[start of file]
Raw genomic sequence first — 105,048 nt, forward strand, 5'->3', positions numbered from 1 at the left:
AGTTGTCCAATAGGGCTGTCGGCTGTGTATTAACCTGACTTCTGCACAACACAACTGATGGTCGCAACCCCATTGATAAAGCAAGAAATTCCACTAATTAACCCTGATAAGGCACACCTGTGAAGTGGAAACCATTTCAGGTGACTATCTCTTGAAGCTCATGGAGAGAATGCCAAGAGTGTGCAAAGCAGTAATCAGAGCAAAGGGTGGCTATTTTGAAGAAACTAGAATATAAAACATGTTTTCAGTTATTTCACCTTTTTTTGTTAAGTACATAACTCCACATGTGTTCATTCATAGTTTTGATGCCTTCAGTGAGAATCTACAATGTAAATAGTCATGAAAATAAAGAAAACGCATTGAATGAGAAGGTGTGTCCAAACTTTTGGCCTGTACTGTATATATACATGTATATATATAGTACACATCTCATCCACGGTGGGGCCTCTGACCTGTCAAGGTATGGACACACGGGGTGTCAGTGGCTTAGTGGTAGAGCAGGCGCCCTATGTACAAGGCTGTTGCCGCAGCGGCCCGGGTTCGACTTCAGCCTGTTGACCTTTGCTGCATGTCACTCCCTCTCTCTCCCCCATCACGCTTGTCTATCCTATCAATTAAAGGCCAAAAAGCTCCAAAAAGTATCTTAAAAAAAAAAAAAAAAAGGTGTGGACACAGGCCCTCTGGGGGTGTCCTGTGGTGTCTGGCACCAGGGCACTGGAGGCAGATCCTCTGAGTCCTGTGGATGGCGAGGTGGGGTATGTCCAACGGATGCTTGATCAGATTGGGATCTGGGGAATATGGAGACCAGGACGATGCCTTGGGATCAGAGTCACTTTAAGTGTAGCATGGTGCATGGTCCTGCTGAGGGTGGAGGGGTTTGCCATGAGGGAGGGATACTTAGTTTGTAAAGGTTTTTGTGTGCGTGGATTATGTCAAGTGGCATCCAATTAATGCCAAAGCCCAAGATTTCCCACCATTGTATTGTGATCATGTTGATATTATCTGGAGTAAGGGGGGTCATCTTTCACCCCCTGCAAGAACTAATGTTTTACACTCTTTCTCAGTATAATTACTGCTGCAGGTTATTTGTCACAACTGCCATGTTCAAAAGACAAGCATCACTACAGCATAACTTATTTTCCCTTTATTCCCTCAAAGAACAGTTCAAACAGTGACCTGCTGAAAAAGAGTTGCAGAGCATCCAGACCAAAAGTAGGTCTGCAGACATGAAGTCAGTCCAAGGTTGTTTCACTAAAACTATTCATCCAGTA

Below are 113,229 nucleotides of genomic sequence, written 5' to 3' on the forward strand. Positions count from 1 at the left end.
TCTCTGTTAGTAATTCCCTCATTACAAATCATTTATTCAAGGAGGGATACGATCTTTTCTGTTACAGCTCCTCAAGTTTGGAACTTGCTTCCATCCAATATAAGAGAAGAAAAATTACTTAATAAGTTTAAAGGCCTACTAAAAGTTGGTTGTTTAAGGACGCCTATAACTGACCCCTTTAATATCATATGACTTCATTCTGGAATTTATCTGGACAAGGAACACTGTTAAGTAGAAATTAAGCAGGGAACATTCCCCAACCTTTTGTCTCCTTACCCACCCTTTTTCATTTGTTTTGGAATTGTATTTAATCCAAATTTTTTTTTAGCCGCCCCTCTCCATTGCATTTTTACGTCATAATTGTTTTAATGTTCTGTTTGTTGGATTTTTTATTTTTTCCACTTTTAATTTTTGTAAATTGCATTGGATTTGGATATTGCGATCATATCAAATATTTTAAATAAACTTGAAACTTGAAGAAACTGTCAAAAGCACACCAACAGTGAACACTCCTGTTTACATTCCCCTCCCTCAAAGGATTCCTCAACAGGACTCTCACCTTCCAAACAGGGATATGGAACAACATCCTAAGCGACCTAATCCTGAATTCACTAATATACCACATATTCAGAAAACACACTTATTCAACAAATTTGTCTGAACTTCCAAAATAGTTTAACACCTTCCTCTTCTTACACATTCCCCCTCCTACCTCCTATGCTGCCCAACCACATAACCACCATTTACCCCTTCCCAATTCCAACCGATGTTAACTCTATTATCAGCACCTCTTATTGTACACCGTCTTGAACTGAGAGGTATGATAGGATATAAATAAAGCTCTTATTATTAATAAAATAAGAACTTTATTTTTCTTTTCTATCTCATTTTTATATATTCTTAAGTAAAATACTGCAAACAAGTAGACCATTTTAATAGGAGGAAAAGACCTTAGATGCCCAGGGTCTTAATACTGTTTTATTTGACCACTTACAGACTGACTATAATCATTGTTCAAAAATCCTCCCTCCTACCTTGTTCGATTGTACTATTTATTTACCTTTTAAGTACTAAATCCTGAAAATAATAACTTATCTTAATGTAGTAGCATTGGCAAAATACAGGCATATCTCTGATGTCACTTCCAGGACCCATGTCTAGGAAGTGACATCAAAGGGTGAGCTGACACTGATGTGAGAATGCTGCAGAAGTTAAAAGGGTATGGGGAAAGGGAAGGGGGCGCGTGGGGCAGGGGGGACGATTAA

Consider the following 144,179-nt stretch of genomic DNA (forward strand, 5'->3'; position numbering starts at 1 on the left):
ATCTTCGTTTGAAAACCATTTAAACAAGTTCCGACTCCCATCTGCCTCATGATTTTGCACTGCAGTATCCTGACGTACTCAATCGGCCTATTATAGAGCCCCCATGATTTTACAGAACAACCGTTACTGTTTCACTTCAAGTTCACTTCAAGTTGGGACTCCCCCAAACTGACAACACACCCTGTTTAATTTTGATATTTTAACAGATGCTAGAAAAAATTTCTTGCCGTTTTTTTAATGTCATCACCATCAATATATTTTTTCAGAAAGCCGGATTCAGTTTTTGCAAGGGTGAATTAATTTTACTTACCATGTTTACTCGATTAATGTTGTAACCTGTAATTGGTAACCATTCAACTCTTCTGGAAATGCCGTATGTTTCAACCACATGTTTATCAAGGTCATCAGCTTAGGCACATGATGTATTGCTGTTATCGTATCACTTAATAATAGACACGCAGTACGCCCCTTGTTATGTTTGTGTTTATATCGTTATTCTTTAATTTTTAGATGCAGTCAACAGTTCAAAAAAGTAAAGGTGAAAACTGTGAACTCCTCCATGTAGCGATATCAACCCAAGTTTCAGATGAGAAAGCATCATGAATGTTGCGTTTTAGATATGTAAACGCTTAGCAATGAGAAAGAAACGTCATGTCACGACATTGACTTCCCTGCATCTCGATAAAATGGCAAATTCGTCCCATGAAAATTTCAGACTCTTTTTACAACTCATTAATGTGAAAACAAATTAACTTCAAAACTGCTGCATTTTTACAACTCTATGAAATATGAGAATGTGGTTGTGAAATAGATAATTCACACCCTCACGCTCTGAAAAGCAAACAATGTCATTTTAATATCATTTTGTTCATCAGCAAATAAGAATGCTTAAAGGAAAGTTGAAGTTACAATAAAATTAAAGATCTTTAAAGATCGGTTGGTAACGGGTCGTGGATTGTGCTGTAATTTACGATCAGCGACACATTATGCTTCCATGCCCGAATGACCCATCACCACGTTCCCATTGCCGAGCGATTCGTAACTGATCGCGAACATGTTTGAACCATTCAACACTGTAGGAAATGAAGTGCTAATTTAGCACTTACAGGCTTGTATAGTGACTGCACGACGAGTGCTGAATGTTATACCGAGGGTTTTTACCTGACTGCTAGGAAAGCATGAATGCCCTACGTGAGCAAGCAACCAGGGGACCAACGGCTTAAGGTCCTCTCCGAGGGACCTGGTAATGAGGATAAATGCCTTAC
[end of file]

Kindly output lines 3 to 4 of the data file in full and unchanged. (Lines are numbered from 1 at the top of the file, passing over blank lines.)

Below are 113,229 nucleotides of genomic sequence, written 5' to 3' on the forward strand. Positions count from 1 at the left end.
TCTCTGTTAGTAATTCCCTCATTACAAATCATTTATTCAAGGAGGGATACGATCTTTTCTGTTACAGCTCCTCAAGTTTGGAACTTGCTTCCATCCAATATAAGAGAAGAAAAATTACTTAATAAGTTTAAAGGCCTACTAAAAGTTGGTTGTTTAAGGACGCCTATAACTGACCCCTTTAATATCATATGACTTCATTCTGGAATTTATCTGGACAAGGAACACTGTTAAGTAGAAATTAAGCAGGGAACATTCCCCAACCTTTTGTCTCCTTACCCACCCTTTTTCATTTGTTTTGGAATTGTATTTAATCCAAATTTTTTTTTAGCCGCCCCTCTCCATTGCATTTTTACGTCATAATTGTTTTAATGTTCTGTTTGTTGGATTTTTTATTTTTTCCACTTTTAATTTTTGTAAATTGCATTGGATTTGGATATTGCGATCATATCAAATATTTTAAATAAACTTGAAACTTGAAGAAACTGTCAAAAGCACACCAACAGTGAACACTCCTGTTTACATTCCCCTCCCTCAAAGGATTCCTCAACAGGACTCTCACCTTCCAAACAGGGATATGGAACAACATCCTAAGCGACCTAATCCTGAATTCACTAATATACCACATATTCAGAAAACACACTTATTCAACAAATTTGTCTGAACTTCCAAAATAGTTTAACACCTTCCTCTTCTTACACATTCCCCCTCCTACCTCCTATGCTGCCCAACCACATAACCACCATTTACCCCTTCCCAATTCCAACCGATGTTAACTCTATTATCAGCACCTCTTATTGTACACCGTCTTGAACTGAGAGGTATGATAGGATATAAATAAAGCTCTTATTATTAATAAAATAAGAACTTTATTTTTCTTTTCTATCTCATTTTTATATATTCTTAAGTAAAATACTGCAAACAAGTAGACCATTTTAATAGGAGGAAAAGACCTTAGATGCCCAGGGTCTTAATACTGTTTTATTTGACCACTTACAGACTGACTATAATCATTGTTCAAAAATCCTCCCTCCTACCTTGTTCGATTGTACTATTTATTTACCTTTTAAGTACTAAATCCTGAAAATAATAACTTATCTTAATGTAGTAGCATTGGCAAAATACAGGCATATCTCTGATGTCACTTCCAGGACCCATGTCTAGGAAGTGACATCAAAGGGTGAGCTGACACTGATGTGAGAATGCTGCAGAAGTTAAAAGGGTATGGGGAAAGGGAAGGGGGCGCGTGGGGCAGGGGGGACGATTAA